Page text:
Though EV batteries can last 10 years, or about 150,000 miles, until they need to be replaced, battery manufacturers are struggling to secure supplies of key ingredients to these large power packs, especially cobalt and lithium.
Demand for cobalt and nickel could exceed production in less than a decade, according to several studies. Cobalt has the most supply risks, as it has a highly concentrated production and limited reserves. There are not many producers of cobalt, with a single company producing one-third of the world’s annual supply, and 65% of cobalt coming from a single country.
In the U.S. alone, the amount of lithium, cobalt and battery-grade nickel needed to electrify every light-duty vehicle on the road surpasses the total amount of these resources mined globally in 2019, according to a report on supply-chain vulnerabilities.
It’s difficult and expensive to extract the minerals out of the EV batteries to recycle them, involving shredding batteries, then breaking them down further with heat or chemicals at dedicated facilities. Moreover, it’s costly to transport the battery to the recycling facility, with transportation being about 40% of the overall cost of recycling because the EV battery packs are so large they need to be shipped by truck in specially designed cases, often across long distances.
Many times, the cost of recycling the battery exceeds sourcing a brand-new battery. Currently, the only battery material that can be recycled profitably is cobalt, because it’s just that rare and expensive.
Brookings also warns Indonesia’s electric vehicle batteries dream has a dirty nickel problem
Nickel is a key part of Indonesia’s commodity-led development strategy, in which the country has banned exports of raw commodities to attract downstream investment and catalyze socioeconomic development. The government is planning to tax exports of nickel pig iron (NPI) and ferronickel, which would likely boost production of battery-grade nickel. And for EV manufacturers struggling to source nickel in a tight market, Indonesia has become a key supplier in the past year.
But there is a catch: Indonesia’s nickel sector is particularly carbon-intensive and environmentally damaging. This creates an awkward challenge for EV manufacturers, who are under pressure to manage environmental, social, and governance (ESG) issues in their supply chains, including carbon emissions. Some EV manufacturers have expressed a preference for “low-carbon” nickel. However, the supply of “low-carbon” is insufficient to meet forecasted demand, and it comes with a higher price tag.
Indonesia’s nickel sector poses many environmental challenges. Its nickel processing industry is especially carbon-intensive due to its reliance on coal.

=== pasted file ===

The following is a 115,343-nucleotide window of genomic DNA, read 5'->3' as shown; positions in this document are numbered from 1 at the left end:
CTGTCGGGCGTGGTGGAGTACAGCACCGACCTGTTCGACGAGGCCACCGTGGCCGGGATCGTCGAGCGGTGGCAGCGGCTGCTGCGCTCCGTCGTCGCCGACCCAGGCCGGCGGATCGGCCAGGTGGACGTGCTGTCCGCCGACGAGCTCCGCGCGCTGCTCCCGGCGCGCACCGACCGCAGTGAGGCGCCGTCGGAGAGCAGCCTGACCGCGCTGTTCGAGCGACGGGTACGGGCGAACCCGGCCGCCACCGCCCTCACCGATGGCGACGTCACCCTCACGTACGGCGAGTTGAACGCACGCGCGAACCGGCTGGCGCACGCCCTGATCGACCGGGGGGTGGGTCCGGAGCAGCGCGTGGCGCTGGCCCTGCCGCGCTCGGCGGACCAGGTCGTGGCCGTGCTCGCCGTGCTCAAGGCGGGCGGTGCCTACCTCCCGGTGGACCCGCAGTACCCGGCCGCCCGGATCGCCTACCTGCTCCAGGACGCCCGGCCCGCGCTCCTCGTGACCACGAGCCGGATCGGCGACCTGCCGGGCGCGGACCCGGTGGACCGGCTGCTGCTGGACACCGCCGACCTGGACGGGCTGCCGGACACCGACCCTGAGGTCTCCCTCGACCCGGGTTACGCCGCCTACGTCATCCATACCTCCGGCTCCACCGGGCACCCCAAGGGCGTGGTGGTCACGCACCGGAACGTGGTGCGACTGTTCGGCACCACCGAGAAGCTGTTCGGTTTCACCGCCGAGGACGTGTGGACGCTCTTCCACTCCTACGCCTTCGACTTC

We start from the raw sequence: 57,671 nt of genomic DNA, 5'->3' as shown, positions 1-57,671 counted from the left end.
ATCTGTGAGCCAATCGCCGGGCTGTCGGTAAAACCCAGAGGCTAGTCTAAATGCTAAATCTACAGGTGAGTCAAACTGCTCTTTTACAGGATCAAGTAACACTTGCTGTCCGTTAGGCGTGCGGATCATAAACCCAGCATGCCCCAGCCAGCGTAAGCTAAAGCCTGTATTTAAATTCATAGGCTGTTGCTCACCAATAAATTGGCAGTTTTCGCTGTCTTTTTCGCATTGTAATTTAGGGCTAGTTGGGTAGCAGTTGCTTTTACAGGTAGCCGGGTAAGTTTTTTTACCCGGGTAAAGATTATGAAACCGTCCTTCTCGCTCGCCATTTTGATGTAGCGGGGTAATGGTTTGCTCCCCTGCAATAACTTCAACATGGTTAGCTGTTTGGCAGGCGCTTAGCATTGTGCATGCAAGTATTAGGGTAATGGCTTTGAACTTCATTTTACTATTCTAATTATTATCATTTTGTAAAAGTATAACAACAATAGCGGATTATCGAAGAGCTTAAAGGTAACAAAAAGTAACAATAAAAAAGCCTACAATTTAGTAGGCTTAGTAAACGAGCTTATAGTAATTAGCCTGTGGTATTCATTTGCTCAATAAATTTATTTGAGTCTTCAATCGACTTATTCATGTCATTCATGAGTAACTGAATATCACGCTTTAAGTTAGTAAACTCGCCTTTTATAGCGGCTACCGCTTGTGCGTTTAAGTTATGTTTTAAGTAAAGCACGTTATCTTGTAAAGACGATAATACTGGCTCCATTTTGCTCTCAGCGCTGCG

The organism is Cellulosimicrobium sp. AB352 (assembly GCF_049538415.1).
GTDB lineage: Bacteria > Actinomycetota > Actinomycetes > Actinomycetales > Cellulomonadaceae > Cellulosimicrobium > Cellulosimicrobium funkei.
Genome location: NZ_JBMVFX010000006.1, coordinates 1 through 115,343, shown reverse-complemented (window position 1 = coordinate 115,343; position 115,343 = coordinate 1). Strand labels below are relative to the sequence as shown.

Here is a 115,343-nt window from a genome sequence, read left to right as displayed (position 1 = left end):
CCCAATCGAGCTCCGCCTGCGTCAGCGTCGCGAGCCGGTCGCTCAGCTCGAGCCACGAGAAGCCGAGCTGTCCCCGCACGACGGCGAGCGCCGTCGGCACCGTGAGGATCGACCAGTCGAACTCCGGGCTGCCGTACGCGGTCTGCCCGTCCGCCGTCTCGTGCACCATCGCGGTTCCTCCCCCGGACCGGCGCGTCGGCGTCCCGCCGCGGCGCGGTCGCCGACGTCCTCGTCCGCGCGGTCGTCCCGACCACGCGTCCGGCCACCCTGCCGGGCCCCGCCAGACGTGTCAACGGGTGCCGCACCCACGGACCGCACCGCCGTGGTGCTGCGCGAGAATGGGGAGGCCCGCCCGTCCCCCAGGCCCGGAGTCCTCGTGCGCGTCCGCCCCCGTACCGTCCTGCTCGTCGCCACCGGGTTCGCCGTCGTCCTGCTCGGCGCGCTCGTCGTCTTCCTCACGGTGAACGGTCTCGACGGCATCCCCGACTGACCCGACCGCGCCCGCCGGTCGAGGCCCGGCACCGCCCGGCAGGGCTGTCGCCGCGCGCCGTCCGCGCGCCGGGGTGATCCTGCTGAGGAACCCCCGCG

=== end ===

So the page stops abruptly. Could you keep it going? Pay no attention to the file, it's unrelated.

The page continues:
Where is the Cobalt?
NS Energy reports the Democratic Republic of Congo has Half the World's Cobalt Supply.
Congo plans to launch a state-backed company that will hold rights to all artisanally-mined cobalt in the country are well underway, designed as a means for the DRC to exercise more control over the revenues generated by its prized national resource.
Not to worry, I am sure Congo will share equitably if we drop enough bombs.
Besides, we can always turn to Russia, the world's second largest supplier according to the Tweet below.
It's all on Australia, is the #3 supplier. NS Energy had Australia as number 2 and Cuba at number 3.
Where are These Minerals Produced and Processed?
There are so many reasons why the headlong rush to an electric-powered future seems to demand some powerful second thinking before it's too late ... the environmental costs of acquiring these metals being another one https://t.co/uj3fAv1clH— Mike Mazarr (@MMazarr) December 29, 2022
Questions of the Day
Is anyone in the administration seriously considering any of these issues?
How much CO2 and pollution is caused in the mining, processing, and transportation of these minerals vs natural gas?
How much inflation can we expect from this?
Assume everyone in Florida buys an EV in the next 5 years. Please tell me how we handle a mass evacuation when the next big hurricane hits.
During Hurricane Irma, nearly 6.8 million people evacuated Florida.
Millions of cars will be vying for a handful of chargers conveniently spaced every 50 miles or so on the expressway courtesy of the Inflation Reduction Act.
Yeah, that'll work.
As an added bonus, Biden's IRA is a Flagrant Violation of WTO Rules due to subsidies that push US only solutions.
Prius everyone? Or should we just stick with gas and be done with it?